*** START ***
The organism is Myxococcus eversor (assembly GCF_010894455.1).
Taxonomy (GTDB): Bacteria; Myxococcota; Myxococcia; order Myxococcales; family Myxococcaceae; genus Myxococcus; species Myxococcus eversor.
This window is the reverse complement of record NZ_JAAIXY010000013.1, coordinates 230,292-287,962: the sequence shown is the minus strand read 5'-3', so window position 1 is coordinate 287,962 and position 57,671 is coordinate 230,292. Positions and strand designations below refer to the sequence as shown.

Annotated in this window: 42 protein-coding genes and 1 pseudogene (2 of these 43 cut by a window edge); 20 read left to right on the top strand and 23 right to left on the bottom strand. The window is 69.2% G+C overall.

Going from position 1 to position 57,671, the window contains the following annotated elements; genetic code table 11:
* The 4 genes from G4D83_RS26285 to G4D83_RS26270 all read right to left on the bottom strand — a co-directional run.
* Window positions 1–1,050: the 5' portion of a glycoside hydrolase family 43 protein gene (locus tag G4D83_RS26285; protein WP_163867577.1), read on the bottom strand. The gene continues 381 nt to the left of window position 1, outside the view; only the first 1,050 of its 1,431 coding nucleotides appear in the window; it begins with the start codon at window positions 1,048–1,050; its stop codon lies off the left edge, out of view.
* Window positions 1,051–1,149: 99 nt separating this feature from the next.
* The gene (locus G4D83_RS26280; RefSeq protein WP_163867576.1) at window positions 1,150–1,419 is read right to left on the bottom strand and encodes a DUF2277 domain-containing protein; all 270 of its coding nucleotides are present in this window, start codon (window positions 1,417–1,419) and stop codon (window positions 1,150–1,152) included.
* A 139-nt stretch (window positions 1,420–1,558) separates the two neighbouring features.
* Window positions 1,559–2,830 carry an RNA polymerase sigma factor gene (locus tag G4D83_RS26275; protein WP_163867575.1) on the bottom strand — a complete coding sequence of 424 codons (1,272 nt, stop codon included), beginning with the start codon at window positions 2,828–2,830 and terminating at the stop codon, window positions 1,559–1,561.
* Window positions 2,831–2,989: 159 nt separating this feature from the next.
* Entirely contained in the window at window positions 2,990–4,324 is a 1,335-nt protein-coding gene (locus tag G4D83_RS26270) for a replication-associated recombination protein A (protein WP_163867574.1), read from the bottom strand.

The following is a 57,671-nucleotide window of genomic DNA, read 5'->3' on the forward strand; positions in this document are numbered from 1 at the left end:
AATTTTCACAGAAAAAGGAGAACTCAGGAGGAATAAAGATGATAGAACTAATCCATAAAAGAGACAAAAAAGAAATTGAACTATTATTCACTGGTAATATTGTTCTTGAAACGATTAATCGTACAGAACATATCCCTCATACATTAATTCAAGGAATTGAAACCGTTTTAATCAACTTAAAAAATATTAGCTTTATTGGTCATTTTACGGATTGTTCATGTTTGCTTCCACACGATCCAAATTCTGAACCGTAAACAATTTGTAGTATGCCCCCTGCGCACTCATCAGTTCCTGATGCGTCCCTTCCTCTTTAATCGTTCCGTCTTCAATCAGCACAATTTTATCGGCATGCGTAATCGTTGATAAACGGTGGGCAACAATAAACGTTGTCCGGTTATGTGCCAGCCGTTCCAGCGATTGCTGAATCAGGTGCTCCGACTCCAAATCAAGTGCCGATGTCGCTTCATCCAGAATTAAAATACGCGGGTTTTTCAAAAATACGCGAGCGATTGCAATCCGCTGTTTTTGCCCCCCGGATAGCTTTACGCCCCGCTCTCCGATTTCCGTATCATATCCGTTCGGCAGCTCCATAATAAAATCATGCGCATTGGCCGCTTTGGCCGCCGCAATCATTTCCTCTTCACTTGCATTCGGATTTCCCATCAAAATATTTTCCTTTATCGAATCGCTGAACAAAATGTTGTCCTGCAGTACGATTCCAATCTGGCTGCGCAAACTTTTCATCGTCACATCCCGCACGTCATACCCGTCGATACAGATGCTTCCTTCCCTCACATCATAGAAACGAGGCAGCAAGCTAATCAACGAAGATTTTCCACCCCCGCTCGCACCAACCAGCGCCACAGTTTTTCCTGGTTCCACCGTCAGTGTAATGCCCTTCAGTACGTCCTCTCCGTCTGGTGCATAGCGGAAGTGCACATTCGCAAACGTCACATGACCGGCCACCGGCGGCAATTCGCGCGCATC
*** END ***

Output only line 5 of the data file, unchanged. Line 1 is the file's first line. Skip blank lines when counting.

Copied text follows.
Going from position 1 to position 57,671, the window contains the following annotated elements; genetic code table 11: